Vendors of Personal Health Records must notify the individual about whom the information pertains, as well as the Federal Trade Commission (“FTC”) (which will in turn notify HHS) upon discovery of a breach of security with respect to the individually identifiable health information that is in a personal health record. The ARRA defines “breach of security” to mean any acquisition of the aforementioned information without the authorization of the individual to whom the information pertains. Third party service providers engaged by Vendors of Personal Health Records are treated similarly to Business Associates, and must notify the vendor of a breach of security.  

For Vendors of Personal Health Records and third-party service providers, the requirements regarding when and how they must provide notifications of a breach of security are the same as for Covered Entities and Business Associates, respectively. A Vendor of Personal Health Records or third-party service provider’s violation of the notification requirements shall be considered an unfair and deceptive act or practice in violation of FTC regulations.  

These provisions are intended to be temporary and will sunset if Congress enacts new legislation establishing specific security breach notification requirements for entities that are not Covered Entities or Business Associates under HIPAA. The FTC is required to promulgate implementing regulations within 180 days of the enactment of the ARRA (approximately August 2009), which will likely clarify the definitions and requirements set forth in the ARRA.  

C. Enhanced Privacy Guidance and Education Initiative

Within six months after the enactment of the ARRA (approximately August 2009), HHS is required to designate an individual in each HHS regional office to offer guidance and education to Covered Entities, Business Associates, and individuals on their “rights and responsibilities related to Federal privacy and security requirements for protected health information.” Additionally, within one year after the enactment of the ARRA, the HHS Office for Civil Rights is required to develop and maintain a multi-faceted national education initiative to enhance public transparency regarding the uses of protected health information.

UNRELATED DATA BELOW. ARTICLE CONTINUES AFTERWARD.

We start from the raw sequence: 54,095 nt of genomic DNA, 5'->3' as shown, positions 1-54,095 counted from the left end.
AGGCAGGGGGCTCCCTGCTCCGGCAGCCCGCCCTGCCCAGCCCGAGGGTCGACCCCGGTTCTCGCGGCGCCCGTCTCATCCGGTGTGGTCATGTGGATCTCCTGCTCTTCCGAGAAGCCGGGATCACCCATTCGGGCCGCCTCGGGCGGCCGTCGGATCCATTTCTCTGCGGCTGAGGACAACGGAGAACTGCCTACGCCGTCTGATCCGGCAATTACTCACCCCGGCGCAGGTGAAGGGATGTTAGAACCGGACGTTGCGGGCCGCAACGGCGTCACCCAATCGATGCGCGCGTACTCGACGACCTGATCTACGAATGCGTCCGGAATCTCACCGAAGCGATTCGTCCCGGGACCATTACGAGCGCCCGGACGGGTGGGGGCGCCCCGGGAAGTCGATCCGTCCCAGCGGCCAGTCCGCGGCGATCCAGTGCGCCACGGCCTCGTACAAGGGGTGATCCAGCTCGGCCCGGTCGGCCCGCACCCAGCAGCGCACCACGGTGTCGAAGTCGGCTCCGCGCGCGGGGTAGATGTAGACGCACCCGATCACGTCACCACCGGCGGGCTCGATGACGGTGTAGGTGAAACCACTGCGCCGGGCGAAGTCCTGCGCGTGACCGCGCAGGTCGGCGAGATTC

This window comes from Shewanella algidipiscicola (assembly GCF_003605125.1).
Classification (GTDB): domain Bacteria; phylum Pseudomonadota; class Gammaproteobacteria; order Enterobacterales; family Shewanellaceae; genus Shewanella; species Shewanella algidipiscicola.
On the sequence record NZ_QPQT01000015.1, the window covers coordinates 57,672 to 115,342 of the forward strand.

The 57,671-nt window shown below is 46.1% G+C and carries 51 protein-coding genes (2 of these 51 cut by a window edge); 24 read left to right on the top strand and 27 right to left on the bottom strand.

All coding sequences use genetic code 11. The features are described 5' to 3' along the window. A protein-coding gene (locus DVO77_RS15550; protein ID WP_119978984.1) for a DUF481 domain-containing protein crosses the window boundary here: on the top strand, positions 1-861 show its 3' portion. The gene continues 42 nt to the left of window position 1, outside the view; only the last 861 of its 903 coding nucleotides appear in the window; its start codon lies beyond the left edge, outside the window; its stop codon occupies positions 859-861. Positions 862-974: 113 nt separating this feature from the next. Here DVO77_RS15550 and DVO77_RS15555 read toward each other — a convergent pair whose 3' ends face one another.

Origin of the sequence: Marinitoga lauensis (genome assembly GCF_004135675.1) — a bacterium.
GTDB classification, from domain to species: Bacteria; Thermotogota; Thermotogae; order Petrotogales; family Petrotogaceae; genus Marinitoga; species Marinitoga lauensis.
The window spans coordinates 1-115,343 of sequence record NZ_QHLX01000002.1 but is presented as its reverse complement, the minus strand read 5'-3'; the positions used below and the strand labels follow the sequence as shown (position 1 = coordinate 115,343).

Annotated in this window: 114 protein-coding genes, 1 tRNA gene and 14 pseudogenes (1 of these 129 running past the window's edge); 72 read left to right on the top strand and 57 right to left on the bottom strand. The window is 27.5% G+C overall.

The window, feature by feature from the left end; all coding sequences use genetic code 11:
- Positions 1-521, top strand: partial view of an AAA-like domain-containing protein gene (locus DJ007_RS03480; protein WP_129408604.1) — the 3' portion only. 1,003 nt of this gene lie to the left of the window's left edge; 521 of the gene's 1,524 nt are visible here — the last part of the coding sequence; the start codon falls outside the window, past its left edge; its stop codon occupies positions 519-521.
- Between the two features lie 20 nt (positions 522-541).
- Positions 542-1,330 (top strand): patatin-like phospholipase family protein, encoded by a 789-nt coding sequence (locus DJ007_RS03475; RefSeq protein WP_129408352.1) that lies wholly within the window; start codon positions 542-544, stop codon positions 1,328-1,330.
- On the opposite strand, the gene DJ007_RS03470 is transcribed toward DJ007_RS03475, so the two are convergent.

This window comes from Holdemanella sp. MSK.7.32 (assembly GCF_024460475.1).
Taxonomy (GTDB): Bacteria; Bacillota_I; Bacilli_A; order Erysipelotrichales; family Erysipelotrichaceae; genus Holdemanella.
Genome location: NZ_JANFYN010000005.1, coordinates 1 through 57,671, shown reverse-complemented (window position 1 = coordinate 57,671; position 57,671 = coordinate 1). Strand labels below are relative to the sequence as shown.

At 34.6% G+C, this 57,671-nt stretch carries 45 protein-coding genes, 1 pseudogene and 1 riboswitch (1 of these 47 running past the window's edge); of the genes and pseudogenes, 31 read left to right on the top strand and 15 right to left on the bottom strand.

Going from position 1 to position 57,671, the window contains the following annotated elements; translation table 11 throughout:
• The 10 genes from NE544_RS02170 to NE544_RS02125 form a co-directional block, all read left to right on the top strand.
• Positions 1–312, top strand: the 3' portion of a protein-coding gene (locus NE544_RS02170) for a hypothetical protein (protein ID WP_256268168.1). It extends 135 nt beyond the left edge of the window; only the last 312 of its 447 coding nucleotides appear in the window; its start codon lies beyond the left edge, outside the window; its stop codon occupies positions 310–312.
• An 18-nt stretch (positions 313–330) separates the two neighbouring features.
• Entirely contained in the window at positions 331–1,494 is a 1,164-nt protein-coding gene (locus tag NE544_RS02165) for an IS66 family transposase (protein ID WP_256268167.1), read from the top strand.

D. Obligations Related to Electronic Health Records

1. Accounting of Protected Information Stored in Electronic Health Records  

Although under the HIPAA Privacy Rule, Covered Entities are not required to account for uses and disclosures of protected health information for the purpose of treatment, payment, and health care operations, the ARRA specifically eliminates this exception for Covered Entities that use or maintain “electronic health records.” The ARRA defines an “electronic health record” to mean “an electronic record of health-related information on an individual that is created, gathered, managed, and consulted by authorized health care clinicians and staff.”  

A Covered Entity must provide the new, broader, accounting upon request. For disclosures made by a Covered Entity’s Business Associates, however, the Covered Entity may provide an individual with a list of the Business Associates. If an individual is provided such a list of Business Associates, then the Business Associates must provide the accounting to the individual upon request from the individual. Accountings made by Covered Entities and Business Associates that use and maintain electronic health records must cover a period of three years (as opposed to the six-year period required under HIPAA).  

These accounting provisions are effective as follows:  

  • For Covered Entities, insofar as they acquired an electronic health record as of Jan. 1, 2009, the accounting requirement applies to disclosures made on or after Jan. 14, 2014.
  • For Covered Entities insofar as they acquire an electronic health record after Jan. 1, 2009, the provision will be effective for disclosures on the later of Jan. 1, 2011, or the date upon which the entity acquires the electronic health record.
  • HHS can impose a later effective date, but it can be no later than 2016 for the Covered Entities with an electronic health record as of Jan. 1, 2009, and 2013 for all other Covered Entities with an electronic health record.  

2. Access to Protected Health Information in Electronic Format

Expanding on the Privacy Rule’s access provisions, Covered Entities that use or maintain an electronic health record with respect to the protected health information of an individual must, per ARRA, provide access to such information by producing an electronic copy to the individual (or a recipient designated by the individual). Individuals making such a request may only be charged for a Covered Entity’s labor costs associated with providing the requested information.